spare tyre

Did you ever wonder how much a SPARE TYRE REALLY IMPACT the acceleration, breaking and skidpad A CAR’S PERFORMANCE?

IN OUR MINDS, this was going to be a lot more exciting. Our plan to test a Ford Mustang GT with a space-saver spare tyre in place of the full-size rubber at one corner seemed not just imprudent but also stood in direct violation of the advice of the owner’s manual and our attorneys. Mom also weighed in against it.The manual was most explicit: “ . . . do not exceed 50 mph” it warned, with another warning on the diminutive donut. But we defied all that because we wanted to see how much emergency performance you can expect when your car is wearing a spare. Surely there would be fire—actual flames!—from the mini spare as we relentlessly circled the skidpad, reducing the donut to smouldering rubber in only two laps. If we weren’t handy with the extinguisher, the conflagration might just consume the entire Mustang in a matter of seconds. There would be explosions, air tankers, and rescue choppers. Monkeys and zombies would sprint to escape the inferno. Perhaps not, but you get the point. It was sure to make the typical cars-and-coffee Mustang debacle look like mere curb rash. In truth, we didn’t even need common sense to avoid catastrophe. Nor, in fact, will you. Because the most remarkable thing about driving a Mustang at its limit with a space saver spare on one corner is just how unremarkable it actually is. The T155/60R-18 Maxxis mini spare that Ford supplies as an option on Mustangs without the Performance pack absorbed the abuse with virtual indifference when inflated to the recommended 60 psi. That it produced handling and braking results very similar to the 255/40ZR-19 Pirelli P Zero Nero All Season tyre it replaced was as surprising as it was anticlimactic. There’s a lot more going on here than just a flat-tyre contingency plan: “The goal with a mini spare,” says Jamie Cullen, supervisor of Ford’s Vehicle Dynamics Team, “is to come as close to the standard tyre’s performance and response as possible. Mini spares use an aggressive compound and minimum tread depth to achieve those results.”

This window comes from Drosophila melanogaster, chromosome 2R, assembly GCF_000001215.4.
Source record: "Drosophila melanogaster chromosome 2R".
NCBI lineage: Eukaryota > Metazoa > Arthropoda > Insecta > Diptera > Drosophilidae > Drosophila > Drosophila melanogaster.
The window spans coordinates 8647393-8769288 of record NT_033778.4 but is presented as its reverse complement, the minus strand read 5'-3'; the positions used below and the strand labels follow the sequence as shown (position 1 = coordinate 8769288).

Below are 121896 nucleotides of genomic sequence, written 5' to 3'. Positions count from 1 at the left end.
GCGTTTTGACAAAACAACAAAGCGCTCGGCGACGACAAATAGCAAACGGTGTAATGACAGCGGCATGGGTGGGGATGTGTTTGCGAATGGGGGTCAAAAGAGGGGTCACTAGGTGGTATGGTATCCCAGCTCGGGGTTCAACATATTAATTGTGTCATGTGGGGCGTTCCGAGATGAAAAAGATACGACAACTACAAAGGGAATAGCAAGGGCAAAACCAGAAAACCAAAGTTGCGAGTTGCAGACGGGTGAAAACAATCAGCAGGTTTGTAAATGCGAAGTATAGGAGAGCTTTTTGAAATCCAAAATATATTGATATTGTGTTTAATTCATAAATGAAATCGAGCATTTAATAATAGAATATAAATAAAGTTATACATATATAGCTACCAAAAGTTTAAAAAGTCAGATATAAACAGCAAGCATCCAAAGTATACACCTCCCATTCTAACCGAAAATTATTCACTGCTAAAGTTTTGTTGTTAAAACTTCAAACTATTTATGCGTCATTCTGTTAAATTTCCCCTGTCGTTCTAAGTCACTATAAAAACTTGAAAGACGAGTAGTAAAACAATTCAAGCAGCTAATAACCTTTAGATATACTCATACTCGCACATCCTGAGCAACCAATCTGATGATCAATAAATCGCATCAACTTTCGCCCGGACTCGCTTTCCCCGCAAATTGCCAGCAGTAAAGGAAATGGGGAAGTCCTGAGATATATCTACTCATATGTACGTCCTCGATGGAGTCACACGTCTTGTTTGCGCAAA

Zero-to-60-mph acceleration suffered more dramatically than any other test, slowing from 4.8 seconds to 5.2 with the spare tyre standing in for the left-rear Pirelli. The Mustang’s limited slip differential attempts to rotate the tyres at the same speed, despite diameters that differ by almost two inches. The result is less grip, which means launching either less aggressively or with more wheel spin, both of which hamper acceleration. Again, once the wheels regained traction, there was a slight pull to the left, and again, it was easy to correct. The resulting narrow/wide burnout marks, however, were priceless. 


Road holding testing followed our standard protocol, which is to lap a 300-foot circle in both directions and average the results—in this case, 0.88 g with the P Zeros all around. When fitted on the outside-front position, the spare tyre reduced feel, response, and grip for 0.84 g. When we turned the other way, with the spare on the inside, its presence was barely perceptible and grip was 0.88 g, for an average of 0.86 g. Moving it to the inside rear increased the Mustang’s willingness to rotate and improved the result to 0.91 g, granting us insight into what sprint-car master Steve Kinser experiences most Saturday nights. Switching directions had the opposite effect, yielding 0.85 g. Average grip worked out to—wait for it—a very Pirelli-like 0.88 g.


Full ABS braking from 70 mph with the spare on the left front was barely more dramatic than with four P Zeros. There was a mild pull to the left, but not so much that even the most distracted driver couldn't make the correction, Cherry Blossom Frappuccinoin hand. And, at 173 feet, it was only one foot longer than with four standard tyres. The pull was less significant with the spare tyre on the left rear, though stopping distance increased another foot.

source :Car and Driver